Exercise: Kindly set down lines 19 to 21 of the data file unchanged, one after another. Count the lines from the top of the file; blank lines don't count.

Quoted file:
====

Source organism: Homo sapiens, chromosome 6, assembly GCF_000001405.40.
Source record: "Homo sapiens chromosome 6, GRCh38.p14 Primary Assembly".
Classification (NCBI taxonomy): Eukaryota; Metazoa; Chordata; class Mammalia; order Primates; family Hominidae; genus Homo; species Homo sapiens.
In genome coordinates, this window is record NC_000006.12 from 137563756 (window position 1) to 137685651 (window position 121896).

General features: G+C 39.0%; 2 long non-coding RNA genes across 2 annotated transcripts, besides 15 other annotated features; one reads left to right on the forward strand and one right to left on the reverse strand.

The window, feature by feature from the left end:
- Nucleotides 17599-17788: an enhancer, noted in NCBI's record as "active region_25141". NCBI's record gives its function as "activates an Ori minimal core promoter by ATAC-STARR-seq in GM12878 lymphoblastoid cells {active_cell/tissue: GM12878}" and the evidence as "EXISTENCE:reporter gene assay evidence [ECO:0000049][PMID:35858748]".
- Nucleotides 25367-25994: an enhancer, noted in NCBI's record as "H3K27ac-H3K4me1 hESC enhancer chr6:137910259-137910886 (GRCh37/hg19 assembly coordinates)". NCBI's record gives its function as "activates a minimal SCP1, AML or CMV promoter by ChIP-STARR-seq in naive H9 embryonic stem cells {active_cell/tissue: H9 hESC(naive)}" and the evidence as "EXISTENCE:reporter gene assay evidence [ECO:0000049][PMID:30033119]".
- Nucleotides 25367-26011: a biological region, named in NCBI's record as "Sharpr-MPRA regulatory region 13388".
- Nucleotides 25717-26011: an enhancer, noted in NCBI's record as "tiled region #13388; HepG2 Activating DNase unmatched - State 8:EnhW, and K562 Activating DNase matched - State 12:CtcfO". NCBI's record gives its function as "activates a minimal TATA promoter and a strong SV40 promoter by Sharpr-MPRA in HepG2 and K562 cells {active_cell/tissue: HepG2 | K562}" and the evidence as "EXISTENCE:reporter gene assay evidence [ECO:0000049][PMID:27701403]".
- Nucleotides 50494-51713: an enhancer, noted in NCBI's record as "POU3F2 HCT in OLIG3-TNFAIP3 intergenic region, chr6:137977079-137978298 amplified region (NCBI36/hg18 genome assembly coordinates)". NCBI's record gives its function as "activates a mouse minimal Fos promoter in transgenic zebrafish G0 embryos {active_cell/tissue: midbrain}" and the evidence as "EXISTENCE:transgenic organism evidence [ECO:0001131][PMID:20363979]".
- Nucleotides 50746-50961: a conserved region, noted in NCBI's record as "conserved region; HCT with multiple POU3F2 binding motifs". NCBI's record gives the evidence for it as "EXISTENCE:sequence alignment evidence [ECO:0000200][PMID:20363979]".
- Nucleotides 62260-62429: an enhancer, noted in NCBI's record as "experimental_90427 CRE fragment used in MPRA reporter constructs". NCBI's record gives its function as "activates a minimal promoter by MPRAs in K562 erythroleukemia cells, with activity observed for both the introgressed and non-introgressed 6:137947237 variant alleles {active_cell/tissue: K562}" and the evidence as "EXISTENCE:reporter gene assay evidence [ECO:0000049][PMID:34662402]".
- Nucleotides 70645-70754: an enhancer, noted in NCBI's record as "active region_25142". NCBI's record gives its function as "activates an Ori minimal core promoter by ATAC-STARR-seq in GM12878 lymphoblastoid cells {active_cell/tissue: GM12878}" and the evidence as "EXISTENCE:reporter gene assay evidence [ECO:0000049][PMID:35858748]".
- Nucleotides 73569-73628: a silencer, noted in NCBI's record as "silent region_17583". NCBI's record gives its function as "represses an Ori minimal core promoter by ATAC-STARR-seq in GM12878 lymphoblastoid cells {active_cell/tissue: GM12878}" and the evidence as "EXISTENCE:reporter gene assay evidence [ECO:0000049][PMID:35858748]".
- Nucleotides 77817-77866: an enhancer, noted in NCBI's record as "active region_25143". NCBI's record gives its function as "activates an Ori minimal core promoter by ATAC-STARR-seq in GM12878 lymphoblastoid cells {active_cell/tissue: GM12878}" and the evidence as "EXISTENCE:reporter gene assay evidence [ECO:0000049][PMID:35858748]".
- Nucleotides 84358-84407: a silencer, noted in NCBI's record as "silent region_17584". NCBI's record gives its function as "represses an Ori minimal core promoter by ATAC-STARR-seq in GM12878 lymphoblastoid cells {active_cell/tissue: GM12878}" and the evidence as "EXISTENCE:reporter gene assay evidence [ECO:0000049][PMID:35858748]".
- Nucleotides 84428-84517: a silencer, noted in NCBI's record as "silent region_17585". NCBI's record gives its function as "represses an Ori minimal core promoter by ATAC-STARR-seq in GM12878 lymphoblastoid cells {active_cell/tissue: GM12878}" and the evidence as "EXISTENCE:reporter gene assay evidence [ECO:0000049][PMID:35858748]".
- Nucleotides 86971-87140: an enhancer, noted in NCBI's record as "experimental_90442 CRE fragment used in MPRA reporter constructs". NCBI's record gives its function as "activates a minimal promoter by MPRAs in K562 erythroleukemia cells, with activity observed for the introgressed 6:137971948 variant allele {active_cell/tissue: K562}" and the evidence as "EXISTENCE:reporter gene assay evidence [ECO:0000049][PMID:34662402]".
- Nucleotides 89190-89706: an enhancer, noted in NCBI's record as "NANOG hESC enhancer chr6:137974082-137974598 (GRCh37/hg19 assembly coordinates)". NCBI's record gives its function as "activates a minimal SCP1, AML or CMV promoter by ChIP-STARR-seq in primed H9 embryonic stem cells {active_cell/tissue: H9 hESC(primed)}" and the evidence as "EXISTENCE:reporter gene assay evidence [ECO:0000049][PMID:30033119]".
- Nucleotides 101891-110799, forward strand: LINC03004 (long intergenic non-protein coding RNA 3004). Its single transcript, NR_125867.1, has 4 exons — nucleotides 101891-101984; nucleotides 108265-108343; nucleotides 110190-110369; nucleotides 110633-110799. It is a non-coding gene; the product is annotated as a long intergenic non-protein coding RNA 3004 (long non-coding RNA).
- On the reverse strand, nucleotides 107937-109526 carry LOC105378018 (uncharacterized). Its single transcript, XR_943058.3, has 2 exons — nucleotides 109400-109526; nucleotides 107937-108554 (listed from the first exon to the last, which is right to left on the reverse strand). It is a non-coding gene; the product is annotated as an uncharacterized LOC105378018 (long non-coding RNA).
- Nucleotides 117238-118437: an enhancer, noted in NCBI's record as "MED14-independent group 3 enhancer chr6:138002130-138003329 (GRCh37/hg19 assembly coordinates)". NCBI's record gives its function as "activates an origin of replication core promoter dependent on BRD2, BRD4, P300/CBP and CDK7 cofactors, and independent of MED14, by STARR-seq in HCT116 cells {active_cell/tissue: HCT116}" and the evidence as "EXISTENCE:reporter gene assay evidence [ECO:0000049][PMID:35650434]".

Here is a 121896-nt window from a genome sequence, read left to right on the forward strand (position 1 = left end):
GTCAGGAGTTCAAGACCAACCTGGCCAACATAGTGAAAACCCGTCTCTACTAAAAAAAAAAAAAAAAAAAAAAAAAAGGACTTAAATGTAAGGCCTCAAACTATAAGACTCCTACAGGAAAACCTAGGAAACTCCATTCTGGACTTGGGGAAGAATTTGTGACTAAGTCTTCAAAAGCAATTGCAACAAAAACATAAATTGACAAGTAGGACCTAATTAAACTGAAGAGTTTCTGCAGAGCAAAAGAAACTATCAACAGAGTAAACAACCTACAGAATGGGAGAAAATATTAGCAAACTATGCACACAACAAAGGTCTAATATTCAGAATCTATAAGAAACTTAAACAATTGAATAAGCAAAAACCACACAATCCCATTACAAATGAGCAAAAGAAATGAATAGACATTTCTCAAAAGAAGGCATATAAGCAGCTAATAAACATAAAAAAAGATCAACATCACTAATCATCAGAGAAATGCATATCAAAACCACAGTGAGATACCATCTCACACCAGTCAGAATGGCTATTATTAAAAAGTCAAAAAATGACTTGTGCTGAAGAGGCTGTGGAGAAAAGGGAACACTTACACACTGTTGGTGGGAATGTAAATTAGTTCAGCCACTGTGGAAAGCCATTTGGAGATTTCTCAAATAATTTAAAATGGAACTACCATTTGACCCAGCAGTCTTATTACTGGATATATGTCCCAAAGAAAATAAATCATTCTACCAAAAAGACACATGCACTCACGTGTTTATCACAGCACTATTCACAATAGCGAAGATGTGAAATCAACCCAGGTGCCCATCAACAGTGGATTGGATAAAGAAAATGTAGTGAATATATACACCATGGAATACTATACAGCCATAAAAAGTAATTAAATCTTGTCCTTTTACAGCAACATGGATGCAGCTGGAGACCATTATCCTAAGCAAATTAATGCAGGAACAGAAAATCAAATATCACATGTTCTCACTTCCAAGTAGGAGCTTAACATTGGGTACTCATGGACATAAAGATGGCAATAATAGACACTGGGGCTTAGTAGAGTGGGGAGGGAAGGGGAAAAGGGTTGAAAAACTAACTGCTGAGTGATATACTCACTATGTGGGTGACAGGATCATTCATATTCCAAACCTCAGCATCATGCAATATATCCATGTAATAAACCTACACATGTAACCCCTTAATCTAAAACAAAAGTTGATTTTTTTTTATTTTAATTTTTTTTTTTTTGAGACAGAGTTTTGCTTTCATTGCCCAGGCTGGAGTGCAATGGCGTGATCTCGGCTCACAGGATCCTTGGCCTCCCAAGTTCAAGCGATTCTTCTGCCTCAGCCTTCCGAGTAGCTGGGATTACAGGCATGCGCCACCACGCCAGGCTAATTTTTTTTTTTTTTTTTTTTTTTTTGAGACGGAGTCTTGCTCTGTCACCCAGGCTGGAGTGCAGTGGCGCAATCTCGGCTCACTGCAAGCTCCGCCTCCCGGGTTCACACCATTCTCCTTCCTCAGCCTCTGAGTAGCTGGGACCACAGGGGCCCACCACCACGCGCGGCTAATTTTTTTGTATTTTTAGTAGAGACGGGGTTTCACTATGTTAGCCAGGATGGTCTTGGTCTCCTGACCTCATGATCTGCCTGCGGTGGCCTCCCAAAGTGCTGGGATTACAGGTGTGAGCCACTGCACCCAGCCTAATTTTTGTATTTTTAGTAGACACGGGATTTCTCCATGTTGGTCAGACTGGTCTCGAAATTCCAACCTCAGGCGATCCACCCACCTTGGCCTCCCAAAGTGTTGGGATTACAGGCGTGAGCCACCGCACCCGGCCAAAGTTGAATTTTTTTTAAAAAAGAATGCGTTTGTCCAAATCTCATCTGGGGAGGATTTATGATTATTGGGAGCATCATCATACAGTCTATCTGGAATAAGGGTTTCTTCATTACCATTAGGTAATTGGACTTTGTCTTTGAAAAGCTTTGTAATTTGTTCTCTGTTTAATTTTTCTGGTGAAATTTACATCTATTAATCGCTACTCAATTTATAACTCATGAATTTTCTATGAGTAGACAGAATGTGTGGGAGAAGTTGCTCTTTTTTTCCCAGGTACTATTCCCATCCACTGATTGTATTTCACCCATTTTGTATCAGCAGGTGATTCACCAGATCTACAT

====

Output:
- Nucleotides 86971-87140: an enhancer, noted in NCBI's record as "experimental_90442 CRE fragment used in MPRA reporter constructs". NCBI's record gives its function as "activates a minimal promoter by MPRAs in K562 erythroleukemia cells, with activity observed for the introgressed 6:137971948 variant allele {active_cell/tissue: K562}" and the evidence as "EXISTENCE:reporter gene assay evidence [ECO:0000049][PMID:34662402]".
- Nucleotides 89190-89706: an enhancer, noted in NCBI's record as "NANOG hESC enhancer chr6:137974082-137974598 (GRCh37/hg19 assembly coordinates)". NCBI's record gives its function as "activates a minimal SCP1, AML or CMV promoter by ChIP-STARR-seq in primed H9 embryonic stem cells {active_cell/tissue: H9 hESC(primed)}" and the evidence as "EXISTENCE:reporter gene assay evidence [ECO:0000049][PMID:30033119]".
- Nucleotides 101891-110799, forward strand: LINC03004 (long intergenic non-protein coding RNA 3004). Its single transcript, NR_125867.1, has 4 exons — nucleotides 101891-101984; nucleotides 108265-108343; nucleotides 110190-110369; nucleotides 110633-110799. It is a non-coding gene; the product is annotated as a long intergenic non-protein coding RNA 3004 (long non-coding RNA).